Utah public pension custodians will consider pulling money out of hedge fund investments. William Ackman, CEO of Pershing Square Capital, was among the five most well-paid hedge fund managers in 2014, according to Institutional Investor's Alpha magazine. Getty/Martijn Beekman

It's time to ditch hedge funds. That’s the message emerging from an audit of Utah’s $32 billion public employee pension fund, which will join a growing list of retirement systems reconsidering their exposure to hedge funds and other niche investments.

Over the past decade, the Utah Retirement Systems piled increasingly into alternative assets, a category that includes hedge funds, private equity firms and real estate. Utah’s share of alternative investments tripled between 2004 and 2013, rising to 40 percent from 13 percent. The median pension fund had about 22 percent of its assets in alternatives in 2013.

If Utah had maintained its 2004 portfolio, however, its public employees would have another $1.35 billion in the kitty, independent consultant Chris Tobe found. As URS shifted into alternative investments, it moved out of a stock rally that far exceeded average hedge fund returns.

The end result, says a report authored by Utah's auditor general: Employees have to pay more out of pocket to recoup pension fund shortfalls.

Tobe, an independent consultant who has previously written about mismanagement in Kentucky’s underfunded public pension system, also highlighted the fees demanded by hedge funds. Investment fees withheld by managers totaled $194 million in 2013, largely due to outsized hedge fund allocations.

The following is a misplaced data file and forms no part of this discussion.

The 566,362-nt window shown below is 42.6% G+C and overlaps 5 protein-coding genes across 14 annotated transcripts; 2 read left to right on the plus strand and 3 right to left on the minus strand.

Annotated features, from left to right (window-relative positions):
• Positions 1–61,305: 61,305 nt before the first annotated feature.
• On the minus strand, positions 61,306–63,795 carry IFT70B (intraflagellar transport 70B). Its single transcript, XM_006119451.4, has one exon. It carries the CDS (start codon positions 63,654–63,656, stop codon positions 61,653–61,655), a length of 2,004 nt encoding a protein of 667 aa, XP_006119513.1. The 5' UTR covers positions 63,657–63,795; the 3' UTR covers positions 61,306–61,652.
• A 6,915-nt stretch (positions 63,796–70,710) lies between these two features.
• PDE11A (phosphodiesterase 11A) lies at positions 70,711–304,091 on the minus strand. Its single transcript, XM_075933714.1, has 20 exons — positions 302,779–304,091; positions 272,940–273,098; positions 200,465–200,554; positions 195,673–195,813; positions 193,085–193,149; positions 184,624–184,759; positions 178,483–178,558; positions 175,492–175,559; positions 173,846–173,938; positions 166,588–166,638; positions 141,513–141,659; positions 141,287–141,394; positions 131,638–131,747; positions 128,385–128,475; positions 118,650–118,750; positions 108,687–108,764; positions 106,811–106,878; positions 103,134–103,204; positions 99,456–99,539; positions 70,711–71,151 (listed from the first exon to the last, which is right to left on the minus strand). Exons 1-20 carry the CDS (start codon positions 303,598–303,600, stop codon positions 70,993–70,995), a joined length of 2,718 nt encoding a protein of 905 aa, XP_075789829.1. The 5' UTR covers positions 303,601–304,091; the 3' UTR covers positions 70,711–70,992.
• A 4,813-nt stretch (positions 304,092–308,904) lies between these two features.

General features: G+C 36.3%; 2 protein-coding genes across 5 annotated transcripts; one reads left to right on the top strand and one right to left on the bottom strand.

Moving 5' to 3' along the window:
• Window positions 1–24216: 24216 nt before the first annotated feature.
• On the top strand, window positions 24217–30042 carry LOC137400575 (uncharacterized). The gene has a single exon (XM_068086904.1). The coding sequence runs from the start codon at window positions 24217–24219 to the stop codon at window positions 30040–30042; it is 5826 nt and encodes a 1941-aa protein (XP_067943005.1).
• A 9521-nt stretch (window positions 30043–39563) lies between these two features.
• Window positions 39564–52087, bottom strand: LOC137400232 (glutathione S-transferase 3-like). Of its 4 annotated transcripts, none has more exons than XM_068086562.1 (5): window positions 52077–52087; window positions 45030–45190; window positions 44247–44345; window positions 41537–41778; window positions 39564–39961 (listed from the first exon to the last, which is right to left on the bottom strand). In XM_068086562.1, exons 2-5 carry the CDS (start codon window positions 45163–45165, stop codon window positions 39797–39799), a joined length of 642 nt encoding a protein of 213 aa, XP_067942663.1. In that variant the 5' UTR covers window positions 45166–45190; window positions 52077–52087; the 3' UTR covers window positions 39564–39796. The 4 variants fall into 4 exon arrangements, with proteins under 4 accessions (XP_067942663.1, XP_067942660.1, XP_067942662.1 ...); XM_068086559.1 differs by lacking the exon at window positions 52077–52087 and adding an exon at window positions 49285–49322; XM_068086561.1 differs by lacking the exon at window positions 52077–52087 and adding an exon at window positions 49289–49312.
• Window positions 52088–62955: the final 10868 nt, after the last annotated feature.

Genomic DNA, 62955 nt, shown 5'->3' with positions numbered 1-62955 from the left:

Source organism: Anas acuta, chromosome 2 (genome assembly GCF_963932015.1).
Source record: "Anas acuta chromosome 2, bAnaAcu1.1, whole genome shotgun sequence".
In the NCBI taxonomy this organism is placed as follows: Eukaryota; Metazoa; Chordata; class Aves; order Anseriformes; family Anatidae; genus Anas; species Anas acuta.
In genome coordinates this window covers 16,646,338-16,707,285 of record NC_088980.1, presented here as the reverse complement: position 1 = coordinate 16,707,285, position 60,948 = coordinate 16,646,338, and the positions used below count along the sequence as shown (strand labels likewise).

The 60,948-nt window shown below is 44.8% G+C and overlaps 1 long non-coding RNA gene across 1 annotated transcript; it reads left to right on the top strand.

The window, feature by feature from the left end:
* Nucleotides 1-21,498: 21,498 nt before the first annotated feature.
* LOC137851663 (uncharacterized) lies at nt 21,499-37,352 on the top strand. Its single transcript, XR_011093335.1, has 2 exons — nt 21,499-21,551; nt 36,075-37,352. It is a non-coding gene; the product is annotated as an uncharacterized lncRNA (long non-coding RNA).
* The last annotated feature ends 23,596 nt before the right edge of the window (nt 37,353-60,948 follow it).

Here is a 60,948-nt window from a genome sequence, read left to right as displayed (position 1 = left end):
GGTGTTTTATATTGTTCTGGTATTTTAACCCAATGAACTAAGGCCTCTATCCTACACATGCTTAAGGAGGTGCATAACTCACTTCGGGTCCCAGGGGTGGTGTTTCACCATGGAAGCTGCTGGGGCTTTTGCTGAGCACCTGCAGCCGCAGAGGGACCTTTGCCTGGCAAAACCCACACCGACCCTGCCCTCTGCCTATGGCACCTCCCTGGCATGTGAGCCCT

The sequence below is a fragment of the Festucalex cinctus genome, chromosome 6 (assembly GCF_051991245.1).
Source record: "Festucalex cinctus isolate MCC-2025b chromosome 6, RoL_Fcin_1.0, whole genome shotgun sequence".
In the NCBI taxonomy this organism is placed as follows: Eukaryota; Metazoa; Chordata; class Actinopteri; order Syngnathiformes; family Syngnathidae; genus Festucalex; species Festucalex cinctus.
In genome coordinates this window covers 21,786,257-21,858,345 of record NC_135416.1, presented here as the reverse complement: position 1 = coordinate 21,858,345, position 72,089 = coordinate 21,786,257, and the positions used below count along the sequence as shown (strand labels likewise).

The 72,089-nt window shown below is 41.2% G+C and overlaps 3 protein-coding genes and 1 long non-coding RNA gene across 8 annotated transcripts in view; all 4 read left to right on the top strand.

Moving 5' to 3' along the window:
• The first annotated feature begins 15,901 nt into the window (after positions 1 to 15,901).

A 2014 analysis by CEM Benchmarking found that Utah’s investment fees came in 58 percent higher than similar state pension funds.

Utah’s public pension board originally justified its move into alternative investments as a way of diversifying its assets and mitigating the risk of a big stock market plunge. Utah hasn’t been alone: The share pension funds’ alternative investments nationwide grew steadily over the last 15 years.

When the financial crisis hit in 2008, hedge fund investments cushioned against big stock market losses. URS would have lost around $436 million more in 2008 had it maintained its stock-heavy balance of funds from 2004.

But those savings were more than offset by missing out on a historic stock rally and paying growing fees to hedge fund managers, Tobe reported to Utah’s legislative auditor general. “URS held up better than most in 2008, but lagged in the bull markets,” he wrote.

Tobe advised the state to slowly pare its alternative asset load to levels on par with other state systems, a recommendation passed on to the legislature in the auditor general’s report.

Whether Utah acts on Tobe’s recommendation, it joins a growing list of states taking a second look at their growing alternative investments. Earlier this year, Pennsylvania Gov. Tom Wolf singled out fees paid out to Wall Street as a top pension concern. In 2014, California’s massive CalPERS announced it would pull its $4.5 billion in hedge fund investments.

In a 10-year time frame, Utah has performed about average compared with other state retirement systems. But in the last five years, URS lagged behind members of peer groups like Arizona and Oregon, which grew 14.2 percent and 13.8 percent, respectively, compared with URS’ annualized 12.1 percent gains.